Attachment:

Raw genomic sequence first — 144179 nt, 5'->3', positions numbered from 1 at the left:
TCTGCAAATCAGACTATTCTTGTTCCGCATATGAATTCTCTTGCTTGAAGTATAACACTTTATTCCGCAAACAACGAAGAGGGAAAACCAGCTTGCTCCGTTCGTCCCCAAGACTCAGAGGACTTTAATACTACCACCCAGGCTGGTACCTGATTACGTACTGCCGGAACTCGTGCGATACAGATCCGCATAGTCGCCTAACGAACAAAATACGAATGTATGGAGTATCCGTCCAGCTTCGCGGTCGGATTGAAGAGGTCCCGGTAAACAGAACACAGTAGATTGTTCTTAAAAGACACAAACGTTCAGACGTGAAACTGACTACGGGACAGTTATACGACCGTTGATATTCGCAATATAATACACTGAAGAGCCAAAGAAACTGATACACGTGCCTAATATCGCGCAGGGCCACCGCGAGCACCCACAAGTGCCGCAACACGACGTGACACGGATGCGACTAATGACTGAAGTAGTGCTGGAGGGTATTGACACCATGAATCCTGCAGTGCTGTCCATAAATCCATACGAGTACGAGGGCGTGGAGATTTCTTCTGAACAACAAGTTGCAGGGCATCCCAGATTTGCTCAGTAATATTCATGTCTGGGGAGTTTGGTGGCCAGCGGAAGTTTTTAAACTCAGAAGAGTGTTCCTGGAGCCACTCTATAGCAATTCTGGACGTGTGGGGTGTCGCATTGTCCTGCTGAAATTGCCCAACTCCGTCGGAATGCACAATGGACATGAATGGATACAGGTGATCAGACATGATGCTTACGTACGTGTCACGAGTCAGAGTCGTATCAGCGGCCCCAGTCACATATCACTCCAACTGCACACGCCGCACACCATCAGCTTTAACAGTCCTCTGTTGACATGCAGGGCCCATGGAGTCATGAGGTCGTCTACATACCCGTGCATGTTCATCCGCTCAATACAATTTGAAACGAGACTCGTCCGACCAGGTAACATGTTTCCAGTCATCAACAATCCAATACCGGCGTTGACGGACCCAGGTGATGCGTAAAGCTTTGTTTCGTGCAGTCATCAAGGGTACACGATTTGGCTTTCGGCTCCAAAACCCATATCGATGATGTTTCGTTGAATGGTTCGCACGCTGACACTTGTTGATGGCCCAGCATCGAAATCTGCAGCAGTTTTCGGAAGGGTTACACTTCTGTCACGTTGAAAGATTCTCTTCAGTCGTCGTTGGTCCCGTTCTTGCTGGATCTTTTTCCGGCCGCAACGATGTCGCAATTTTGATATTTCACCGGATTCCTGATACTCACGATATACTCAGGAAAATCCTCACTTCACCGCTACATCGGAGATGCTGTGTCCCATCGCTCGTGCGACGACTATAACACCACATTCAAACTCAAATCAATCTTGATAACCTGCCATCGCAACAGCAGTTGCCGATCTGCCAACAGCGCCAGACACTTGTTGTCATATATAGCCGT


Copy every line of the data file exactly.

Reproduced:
Raw genomic sequence first — 144179 nt, 5'->3', positions numbered from 1 at the left:
TCTGCAAATCAGACTATTCTTGTTCCGCATATGAATTCTCTTGCTTGAAGTATAACACTTTATTCCGCAAACAACGAAGAGGGAAAACCAGCTTGCTCCGTTCGTCCCCAAGACTCAGAGGACTTTAATACTACCACCCAGGCTGGTACCTGATTACGTACTGCCGGAACTCGTGCGATACAGATCCGCATAGTCGCCTAACGAACAAAATACGAATGTATGGAGTATCCGTCCAGCTTCGCGGTCGGATTGAAGAGGTCCCGGTAAACAGAACACAGTAGATTGTTCTTAAAAGACACAAACGTTCAGACGTGAAACTGACTACGGGACAGTTATACGACCGTTGATATTCGCAATATAATACACTGAAGAGCCAAAGAAACTGATACACGTGCCTAATATCGCGCAGGGCCACCGCGAGCACCCACAAGTGCCGCAACACGACGTGACACGGATGCGACTAATGACTGAAGTAGTGCTGGAGGGTATTGACACCATGAATCCTGCAGTGCTGTCCATAAATCCATACGAGTACGAGGGCGTGGAGATTTCTTCTGAACAACAAGTTGCAGGGCATCCCAGATTTGCTCAGTAATATTCATGTCTGGGGAGTTTGGTGGCCAGCGGAAGTTTTTAAACTCAGAAGAGTGTTCCTGGAGCCACTCTATAGCAATTCTGGACGTGTGGGGTGTCGCATTGTCCTGCTGAAATTGCCCAACTCCGTCGGAATGCACAATGGACATGAATGGATACAGGTGATCAGACATGATGCTTACGTACGTGTCACGAGTCAGAGTCGTATCAGCGGCCCCAGTCACATATCACTCCAACTGCACACGCCGCACACCATCAGCTTTAACAGTCCTCTGTTGACATGCAGGGCCCATGGAGTCATGAGGTCGTCTACATACCCGTGCATGTTCATCCGCTCAATACAATTTGAAACGAGACTCGTCCGACCAGGTAACATGTTTCCAGTCATCAACAATCCAATACCGGCGTTGACGGACCCAGGTGATGCGTAAAGCTTTGTTTCGTGCAGTCATCAAGGGTACACGATTTGGCTTTCGGCTCCAAAACCCATATCGATGATGTTTCGTTGAATGGTTCGCACGCTGACACTTGTTGATGGCCCAGCATCGAAATCTGCAGCAGTTTTCGGAAGGGTTACACTTCTGTCACGTTGAAAGATTCTCTTCAGTCGTCGTTGGTCCCGTTCTTGCTGGATCTTTTTCCGGCCGCAACGATGTCGCAATTTTGATATTTCACCGGATTCCTGATACTCACGATATACTCAGGAAAATCCTCACTTCACCGCTACATCGGAGATGCTGTGTCCCATCGCTCGTGCGACGACTATAACACCACATTCAAACTCAAATCAATCTTGATAACCTGCCATCGCAACAGCAGTTGCCGATCTGCCAACAGCGCCAGACACTTGTTGTCATATATAGCCGT